THE SERVANT GENERAL
RECOGNITION OF SAME-SEX UNIONS - 12
Active homosexuality is an abomination. It is a work of the
evil one. Widespread homosexuality among God’s people,
especially among our clerics, will bring down the wrath of
God upon us, as at Sodom and Gomorrah.
In the Synod, some prelates wanted to introduce acceptance
of homosexuality, beginning with recognizing the good that
is in homosexuality. For example, they speak about the fidelity
of the gay couple in their relationship. Yes, fidelity is
a good virtue, but that does not make same-sex unions good
in any way. There is nothing good about same-sex sexual relationships.
In fact, it is diabolical.
The way of some prelates is the way the enemy creeps into
the Church (he already actually is way inside the Church).
Just accept the good that is there (there is none). But then
that opens up a small window where the serpent enters, until
finally there is full acceptance and practice of homosexuality.
To not speak about the evil of active homosexuality is false
mercy. It is in fact cruel “mercy,” as it leaves
a person in his serious sin, with the result of being plunged
into eternal damnation.
Today’s politically correct environment in many parts
of our Church avoids speaking against homosexuality. Those
who do so are labeled bigots and homophobes. This is the evil
one’s way to silence us. We must not be silenced. We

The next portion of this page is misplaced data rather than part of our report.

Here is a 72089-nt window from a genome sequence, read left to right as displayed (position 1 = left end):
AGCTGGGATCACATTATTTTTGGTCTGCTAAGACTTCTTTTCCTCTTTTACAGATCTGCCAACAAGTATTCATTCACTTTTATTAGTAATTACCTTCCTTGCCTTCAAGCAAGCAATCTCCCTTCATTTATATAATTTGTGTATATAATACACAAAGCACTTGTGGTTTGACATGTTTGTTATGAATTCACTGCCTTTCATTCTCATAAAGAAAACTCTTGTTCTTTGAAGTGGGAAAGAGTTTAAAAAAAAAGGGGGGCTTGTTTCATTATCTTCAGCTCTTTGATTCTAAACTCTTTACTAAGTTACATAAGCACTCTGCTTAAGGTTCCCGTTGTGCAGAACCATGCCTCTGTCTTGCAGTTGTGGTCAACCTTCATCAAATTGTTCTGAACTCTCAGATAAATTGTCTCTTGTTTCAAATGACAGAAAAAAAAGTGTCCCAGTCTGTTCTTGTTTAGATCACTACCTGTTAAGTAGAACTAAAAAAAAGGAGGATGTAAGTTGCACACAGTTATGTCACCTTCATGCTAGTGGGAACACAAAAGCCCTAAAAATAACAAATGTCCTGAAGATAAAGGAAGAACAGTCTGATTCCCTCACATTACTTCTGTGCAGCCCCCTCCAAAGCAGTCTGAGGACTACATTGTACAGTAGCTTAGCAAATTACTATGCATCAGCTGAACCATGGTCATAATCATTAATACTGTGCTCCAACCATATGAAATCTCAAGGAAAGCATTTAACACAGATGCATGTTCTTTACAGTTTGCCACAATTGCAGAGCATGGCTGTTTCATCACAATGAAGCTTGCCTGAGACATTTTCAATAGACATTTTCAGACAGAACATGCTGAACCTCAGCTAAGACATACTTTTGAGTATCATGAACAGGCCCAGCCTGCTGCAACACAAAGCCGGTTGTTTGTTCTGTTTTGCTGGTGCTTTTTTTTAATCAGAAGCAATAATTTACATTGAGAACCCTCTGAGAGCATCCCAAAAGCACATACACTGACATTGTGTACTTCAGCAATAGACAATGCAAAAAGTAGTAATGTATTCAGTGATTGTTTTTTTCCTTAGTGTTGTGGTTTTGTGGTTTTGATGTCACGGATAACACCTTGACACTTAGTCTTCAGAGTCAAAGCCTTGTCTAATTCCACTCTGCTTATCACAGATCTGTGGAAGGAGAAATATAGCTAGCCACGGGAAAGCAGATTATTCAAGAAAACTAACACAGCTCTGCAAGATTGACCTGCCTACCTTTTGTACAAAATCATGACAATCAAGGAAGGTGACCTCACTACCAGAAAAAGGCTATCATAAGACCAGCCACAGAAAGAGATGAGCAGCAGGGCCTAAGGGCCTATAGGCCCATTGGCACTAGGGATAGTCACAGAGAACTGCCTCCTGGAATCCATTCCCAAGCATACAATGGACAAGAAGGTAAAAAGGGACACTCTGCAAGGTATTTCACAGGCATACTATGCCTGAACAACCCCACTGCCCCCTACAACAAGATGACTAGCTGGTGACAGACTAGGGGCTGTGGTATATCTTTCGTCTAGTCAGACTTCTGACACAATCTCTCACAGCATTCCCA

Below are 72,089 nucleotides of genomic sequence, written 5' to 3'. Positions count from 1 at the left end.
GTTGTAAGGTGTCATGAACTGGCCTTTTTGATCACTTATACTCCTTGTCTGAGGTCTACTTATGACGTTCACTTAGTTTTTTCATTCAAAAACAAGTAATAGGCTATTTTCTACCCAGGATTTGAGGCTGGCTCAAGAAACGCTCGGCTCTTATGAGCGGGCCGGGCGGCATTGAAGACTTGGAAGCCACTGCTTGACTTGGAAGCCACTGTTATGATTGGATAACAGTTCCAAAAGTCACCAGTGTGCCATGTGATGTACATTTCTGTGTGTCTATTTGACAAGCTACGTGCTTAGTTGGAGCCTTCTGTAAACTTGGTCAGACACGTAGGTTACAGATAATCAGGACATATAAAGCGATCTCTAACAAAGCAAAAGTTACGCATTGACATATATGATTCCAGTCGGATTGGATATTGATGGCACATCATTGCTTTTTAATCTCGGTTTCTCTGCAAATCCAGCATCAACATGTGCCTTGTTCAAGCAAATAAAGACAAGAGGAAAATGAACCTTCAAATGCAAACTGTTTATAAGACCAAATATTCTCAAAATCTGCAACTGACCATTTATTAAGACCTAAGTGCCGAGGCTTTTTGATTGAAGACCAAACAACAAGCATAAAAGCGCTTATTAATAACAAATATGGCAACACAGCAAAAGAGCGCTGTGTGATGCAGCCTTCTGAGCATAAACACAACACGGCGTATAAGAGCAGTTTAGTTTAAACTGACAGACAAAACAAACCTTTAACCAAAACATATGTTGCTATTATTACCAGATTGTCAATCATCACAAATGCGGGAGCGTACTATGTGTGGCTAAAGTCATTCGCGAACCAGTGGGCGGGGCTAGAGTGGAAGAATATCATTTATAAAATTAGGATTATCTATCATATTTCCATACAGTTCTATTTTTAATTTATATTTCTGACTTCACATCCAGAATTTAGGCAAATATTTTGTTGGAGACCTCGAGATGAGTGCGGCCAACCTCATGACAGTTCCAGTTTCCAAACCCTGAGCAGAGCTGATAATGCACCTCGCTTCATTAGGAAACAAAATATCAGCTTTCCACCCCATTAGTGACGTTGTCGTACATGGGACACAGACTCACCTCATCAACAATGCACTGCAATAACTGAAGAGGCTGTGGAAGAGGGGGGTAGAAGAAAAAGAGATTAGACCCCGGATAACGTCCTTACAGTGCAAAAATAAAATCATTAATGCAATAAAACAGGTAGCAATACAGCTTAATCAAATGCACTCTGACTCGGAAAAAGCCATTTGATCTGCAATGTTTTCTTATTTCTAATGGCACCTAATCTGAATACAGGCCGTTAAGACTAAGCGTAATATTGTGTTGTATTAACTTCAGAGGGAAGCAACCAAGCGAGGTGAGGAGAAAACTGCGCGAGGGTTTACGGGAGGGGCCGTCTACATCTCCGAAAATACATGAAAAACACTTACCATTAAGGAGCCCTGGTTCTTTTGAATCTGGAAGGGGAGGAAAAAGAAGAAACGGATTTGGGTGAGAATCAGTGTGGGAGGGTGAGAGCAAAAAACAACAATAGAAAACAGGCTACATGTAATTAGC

must speak out and denounce this great evil. The spiritual
well-being of persons, and of the whole Church, is at stake.
Peter Damian on the ‘plague’ of homosexuality
in the priesthood: are we reliving the past?
ROME, November 18, 2015 (LifeSiteNews) -- The
"cancer" of sodomy among priests threatens to bring
down the wrath of God upon the Church, according
to a Catholic saint and doctor who addressed a similar crisis
in the priesthood over 900 years ago.
In his Book of Gomorrah, recently published in a
new translation by Ite ad Thomam Books and Media, Damian takes
special aim at the growing acceptability
of homosexuality among the clergy, warning
that it is “creeping through the clerical order, and
indeed is raging like a cruel beast within the sheepfold of
Christ.” He warns that unless this growing tolerance
of homosexuality among clerics and the faithful is rooted
out, “it is certain that the sword of divine fury is
looming to attack, to the destruction of many.”
Book of Gomorrah seems particularly relevant in the
face of recent statements about
homosexuality from the most influential leaders and groups
within the Catholic Church which have led many to believe
that the Church stands ready to adopt an open-minded perspective
on homosexuality. Such statements include,
but are not limited to, the abuse of Pope Francis’ famous
statement in 2013 “Who am I to judge?”, and the
statement from the 2014 Synod on the Family’s midterm
report implying that homosexuals, on account of their proclivity
to this sin, have “gifts and qualities to offer to the
Damian, an 11th century Italian Catholic reformer and a Doctor
of the Church, argued that for
the Church to be the salt of the earth and a light to the
world, she must uncompromisingly preach the whole truth about
God’s plan for sexuality and how terrible are the consequences,
both temporal and eternal, to those who engage in the “unnatural
sexual practices” of homosexuality, masturbation, and
Even though Damian, who lived from 1007-1072, wrote his Book
of Gomorrah almost a thousand years ago, his analysis
of the problem of homosexuality within the Church at that
time has been viewed by many as remarkably contemporary, fresh,
and insightful when read alongside current movements within